Introducing Sweden's easiest and tastiest fish dish

The Local Sweden
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Introducing Sweden's easiest and tastiest fish dish
Swedish-style prawns on toast. Photo: John Duxbury

Prawns on toast (toast Skagen) were first made famous by Swedish restaurateur, Tore Wretman, just after the Second World War and named after a fishing port in Denmark. Food writer John Duxbury shares his best recipe with The Local.


450g fresh or frozen prawns (shrimps), with shells on
120ml mayonnaise
120ml gräddfil or sour cream
1 tsp brandy or cognac
Salt and freshly ground white pepper
4 slices of white bread
2 tbsp butter (about 25g)
2 tbsp dill, finely chopped
50 g (2 oz) whitefish or salmon roe
4 lemon wedges
4 dill sprigs, for garnish
1. Shell the prawns and pat them dry with kitchen paper.
2. Mix the mayonnaise, gräddfil sour cream, and brandy together. Add salt and freshly ground white pepper to taste. Keep the mixture cold until required.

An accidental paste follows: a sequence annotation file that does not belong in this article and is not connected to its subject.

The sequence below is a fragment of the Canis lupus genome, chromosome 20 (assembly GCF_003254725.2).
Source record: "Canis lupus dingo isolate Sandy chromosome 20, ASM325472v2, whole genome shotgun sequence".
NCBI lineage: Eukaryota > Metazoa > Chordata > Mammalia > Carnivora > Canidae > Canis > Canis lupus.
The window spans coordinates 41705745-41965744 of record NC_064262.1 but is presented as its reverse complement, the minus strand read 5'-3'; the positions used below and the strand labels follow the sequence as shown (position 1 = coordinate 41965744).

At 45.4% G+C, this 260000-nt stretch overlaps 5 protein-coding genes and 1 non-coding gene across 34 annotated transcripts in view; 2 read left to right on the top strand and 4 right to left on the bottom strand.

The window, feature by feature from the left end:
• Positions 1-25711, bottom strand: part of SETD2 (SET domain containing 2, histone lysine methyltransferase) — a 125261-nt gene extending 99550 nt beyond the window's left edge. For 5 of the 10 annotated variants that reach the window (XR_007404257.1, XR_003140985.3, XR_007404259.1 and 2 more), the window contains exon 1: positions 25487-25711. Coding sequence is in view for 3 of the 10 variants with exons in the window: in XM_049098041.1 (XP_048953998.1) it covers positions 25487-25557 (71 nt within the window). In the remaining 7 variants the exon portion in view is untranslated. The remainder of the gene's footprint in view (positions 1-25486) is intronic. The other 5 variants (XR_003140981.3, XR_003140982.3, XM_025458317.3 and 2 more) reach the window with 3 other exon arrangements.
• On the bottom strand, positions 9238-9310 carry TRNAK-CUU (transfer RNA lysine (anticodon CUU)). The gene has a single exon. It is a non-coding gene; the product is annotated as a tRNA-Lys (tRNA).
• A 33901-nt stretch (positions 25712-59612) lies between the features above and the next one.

3. Ten minutes or so before serving, melt the butter in a large frying pan, add the bread slices and fry until golden brown on both sides.
4. Just before serving, mix together the finely chopped dill, prawns and sauce.
5. Serve the prawn mixture piled on top of the fried bread and garnish with a dollop or roe, a sprig of dill and a lemon wedge.

Toast Skagen. Photo: TT
- 'Toast skagen'' can be found on the menus of restaurants all over Sweden. Often they advertise that the snack has been made using "handskalade räkor", which means hand shelled prawns. This is big selling point because most Swedes are convinced that it really doesn’t matter whether the prawns are fresh or frozen, but they must be shelled by hand in order for the true flavours of this dish to come out. So it's worth finding the time to shell the prawns yourself. 
- Traditionally this dish is served with a big dollop of whitefish roe. It is an acquired taste, not always appreciated by foreigners, so we suggest cutting down the amount of roe.
- Salmon roe also goes well as a garnish, and makes the dish look even more special.
Recipe courtesy of John Duxbury, Editor and Founder of Swedish Food


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